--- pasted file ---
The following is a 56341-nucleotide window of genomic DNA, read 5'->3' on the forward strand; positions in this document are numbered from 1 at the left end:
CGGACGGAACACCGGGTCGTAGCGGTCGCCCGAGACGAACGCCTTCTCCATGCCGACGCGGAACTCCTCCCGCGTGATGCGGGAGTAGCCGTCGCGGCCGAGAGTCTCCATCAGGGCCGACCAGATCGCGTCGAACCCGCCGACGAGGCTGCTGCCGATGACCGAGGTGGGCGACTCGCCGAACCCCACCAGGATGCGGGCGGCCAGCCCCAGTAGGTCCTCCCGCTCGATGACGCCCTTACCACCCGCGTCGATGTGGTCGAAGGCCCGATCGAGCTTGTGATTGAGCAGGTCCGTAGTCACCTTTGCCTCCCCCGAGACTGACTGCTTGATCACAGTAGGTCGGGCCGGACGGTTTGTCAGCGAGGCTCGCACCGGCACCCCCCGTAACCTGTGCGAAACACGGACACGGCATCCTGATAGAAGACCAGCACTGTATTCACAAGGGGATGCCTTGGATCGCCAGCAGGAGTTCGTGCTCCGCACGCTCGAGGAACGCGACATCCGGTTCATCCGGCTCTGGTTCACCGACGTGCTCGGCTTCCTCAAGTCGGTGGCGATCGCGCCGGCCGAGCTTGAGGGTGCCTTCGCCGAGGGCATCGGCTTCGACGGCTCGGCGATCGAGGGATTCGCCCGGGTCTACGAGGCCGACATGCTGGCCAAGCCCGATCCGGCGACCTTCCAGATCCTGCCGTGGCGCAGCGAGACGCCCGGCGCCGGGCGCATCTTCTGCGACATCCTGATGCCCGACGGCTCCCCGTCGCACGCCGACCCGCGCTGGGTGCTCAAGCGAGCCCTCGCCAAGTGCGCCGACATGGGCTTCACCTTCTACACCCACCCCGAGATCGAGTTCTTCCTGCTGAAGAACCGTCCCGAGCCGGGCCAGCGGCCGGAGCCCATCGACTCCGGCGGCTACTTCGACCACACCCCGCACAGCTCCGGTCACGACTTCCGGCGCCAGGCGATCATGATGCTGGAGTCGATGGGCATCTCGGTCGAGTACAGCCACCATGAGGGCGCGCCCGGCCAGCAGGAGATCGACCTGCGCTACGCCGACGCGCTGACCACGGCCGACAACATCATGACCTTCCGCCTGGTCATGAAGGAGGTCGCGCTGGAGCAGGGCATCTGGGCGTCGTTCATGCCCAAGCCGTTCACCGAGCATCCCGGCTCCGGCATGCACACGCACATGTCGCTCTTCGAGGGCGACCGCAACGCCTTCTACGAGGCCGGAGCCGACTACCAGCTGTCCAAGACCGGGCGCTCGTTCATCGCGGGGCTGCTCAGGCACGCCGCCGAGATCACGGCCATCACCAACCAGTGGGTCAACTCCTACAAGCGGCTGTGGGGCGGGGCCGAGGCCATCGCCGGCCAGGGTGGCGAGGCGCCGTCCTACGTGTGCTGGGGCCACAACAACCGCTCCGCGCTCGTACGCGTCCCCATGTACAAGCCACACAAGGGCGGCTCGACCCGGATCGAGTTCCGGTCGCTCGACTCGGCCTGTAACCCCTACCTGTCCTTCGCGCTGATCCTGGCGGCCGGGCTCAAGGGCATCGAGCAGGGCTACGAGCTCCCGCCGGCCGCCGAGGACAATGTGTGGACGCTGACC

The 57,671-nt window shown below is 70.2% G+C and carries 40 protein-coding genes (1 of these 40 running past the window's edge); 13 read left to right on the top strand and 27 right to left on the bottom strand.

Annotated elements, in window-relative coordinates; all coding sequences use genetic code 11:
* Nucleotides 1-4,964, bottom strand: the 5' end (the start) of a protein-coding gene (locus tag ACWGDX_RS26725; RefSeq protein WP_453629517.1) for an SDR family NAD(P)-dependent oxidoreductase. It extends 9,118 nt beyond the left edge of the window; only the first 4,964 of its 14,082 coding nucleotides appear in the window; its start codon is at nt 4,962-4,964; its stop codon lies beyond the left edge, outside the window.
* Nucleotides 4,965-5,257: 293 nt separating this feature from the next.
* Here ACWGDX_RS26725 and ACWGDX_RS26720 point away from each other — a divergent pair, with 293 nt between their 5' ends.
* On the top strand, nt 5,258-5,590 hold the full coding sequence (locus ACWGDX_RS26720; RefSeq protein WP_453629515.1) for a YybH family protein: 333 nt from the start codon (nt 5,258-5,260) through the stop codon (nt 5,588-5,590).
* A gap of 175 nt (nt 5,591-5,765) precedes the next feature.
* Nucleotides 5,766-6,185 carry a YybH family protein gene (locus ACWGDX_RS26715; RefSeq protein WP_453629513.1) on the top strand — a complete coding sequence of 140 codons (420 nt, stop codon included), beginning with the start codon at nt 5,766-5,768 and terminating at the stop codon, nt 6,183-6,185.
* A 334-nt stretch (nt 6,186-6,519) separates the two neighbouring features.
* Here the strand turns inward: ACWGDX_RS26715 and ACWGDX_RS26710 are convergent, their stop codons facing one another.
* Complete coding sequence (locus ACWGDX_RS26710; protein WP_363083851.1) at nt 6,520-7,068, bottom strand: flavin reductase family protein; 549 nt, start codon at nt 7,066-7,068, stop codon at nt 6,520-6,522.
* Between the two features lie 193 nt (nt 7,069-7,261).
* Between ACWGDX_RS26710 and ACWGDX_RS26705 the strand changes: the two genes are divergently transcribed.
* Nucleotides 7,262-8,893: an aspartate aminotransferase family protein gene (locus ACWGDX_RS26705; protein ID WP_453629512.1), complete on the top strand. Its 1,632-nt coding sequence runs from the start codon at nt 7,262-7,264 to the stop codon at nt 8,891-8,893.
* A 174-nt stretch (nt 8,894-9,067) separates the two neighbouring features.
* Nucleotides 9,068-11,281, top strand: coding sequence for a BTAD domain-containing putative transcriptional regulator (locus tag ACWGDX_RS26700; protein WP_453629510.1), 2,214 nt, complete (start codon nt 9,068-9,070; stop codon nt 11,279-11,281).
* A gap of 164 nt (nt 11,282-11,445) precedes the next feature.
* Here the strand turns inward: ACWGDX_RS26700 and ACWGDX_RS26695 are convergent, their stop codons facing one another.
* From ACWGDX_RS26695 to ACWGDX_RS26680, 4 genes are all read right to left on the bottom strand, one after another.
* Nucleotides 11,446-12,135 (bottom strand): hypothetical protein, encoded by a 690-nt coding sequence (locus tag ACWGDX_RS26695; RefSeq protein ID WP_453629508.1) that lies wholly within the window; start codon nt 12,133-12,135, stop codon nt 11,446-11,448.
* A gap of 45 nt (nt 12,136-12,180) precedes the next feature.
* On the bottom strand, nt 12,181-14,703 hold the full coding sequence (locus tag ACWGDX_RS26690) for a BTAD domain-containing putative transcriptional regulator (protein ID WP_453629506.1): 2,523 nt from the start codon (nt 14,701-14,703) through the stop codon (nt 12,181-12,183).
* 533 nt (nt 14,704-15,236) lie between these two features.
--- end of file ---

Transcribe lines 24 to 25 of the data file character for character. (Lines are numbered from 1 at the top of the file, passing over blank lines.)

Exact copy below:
* On the bottom strand, nt 12,181-14,703 hold the full coding sequence (locus tag ACWGDX_RS26690) for a BTAD domain-containing putative transcriptional regulator (protein ID WP_453629506.1): 2,523 nt from the start codon (nt 14,701-14,703) through the stop codon (nt 12,181-12,183).
* 533 nt (nt 14,704-15,236) lie between these two features.